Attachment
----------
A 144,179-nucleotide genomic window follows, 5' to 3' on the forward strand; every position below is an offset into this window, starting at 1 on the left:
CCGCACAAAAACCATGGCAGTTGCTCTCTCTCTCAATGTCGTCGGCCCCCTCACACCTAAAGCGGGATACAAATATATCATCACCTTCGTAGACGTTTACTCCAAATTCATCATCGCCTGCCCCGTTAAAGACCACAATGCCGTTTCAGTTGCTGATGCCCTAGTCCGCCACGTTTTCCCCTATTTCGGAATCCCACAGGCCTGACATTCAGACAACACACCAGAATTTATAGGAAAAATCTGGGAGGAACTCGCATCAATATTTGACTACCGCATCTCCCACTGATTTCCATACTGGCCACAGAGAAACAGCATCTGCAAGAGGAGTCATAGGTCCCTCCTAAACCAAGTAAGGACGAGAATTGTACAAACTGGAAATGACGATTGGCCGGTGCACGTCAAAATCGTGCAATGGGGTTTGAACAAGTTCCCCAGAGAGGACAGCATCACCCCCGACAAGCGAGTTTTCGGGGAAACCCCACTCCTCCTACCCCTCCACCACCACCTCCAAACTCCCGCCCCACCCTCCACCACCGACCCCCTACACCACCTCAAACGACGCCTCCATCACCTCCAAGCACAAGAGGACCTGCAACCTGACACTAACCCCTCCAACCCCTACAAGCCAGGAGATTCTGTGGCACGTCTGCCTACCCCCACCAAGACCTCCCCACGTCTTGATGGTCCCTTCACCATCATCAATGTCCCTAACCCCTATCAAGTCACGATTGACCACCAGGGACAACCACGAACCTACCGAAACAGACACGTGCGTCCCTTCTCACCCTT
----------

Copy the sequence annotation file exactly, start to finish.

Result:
A 144,179-nucleotide genomic window follows, 5' to 3' on the forward strand; every position below is an offset into this window, starting at 1 on the left:
CCGCACAAAAACCATGGCAGTTGCTCTCTCTCTCAATGTCGTCGGCCCCCTCACACCTAAAGCGGGATACAAATATATCATCACCTTCGTAGACGTTTACTCCAAATTCATCATCGCCTGCCCCGTTAAAGACCACAATGCCGTTTCAGTTGCTGATGCCCTAGTCCGCCACGTTTTCCCCTATTTCGGAATCCCACAGGCCTGACATTCAGACAACACACCAGAATTTATAGGAAAAATCTGGGAGGAACTCGCATCAATATTTGACTACCGCATCTCCCACTGATTTCCATACTGGCCACAGAGAAACAGCATCTGCAAGAGGAGTCATAGGTCCCTCCTAAACCAAGTAAGGACGAGAATTGTACAAACTGGAAATGACGATTGGCCGGTGCACGTCAAAATCGTGCAATGGGGTTTGAACAAGTTCCCCAGAGAGGACAGCATCACCCCCGACAAGCGAGTTTTCGGGGAAACCCCACTCCTCCTACCCCTCCACCACCACCTCCAAACTCCCGCCCCACCCTCCACCACCGACCCCCTACACCACCTCAAACGACGCCTCCATCACCTCCAAGCACAAGAGGACCTGCAACCTGACACTAACCCCTCCAACCCCTACAAGCCAGGAGATTCTGTGGCACGTCTGCCTACCCCCACCAAGACCTCCCCACGTCTTGATGGTCCCTTCACCATCATCAATGTCCCTAACCCCTATCAAGTCACGATTGACCACCAGGGACAACCACGAACCTACCGAAACAGACACGTGCGTCCCTTCTCACCCTT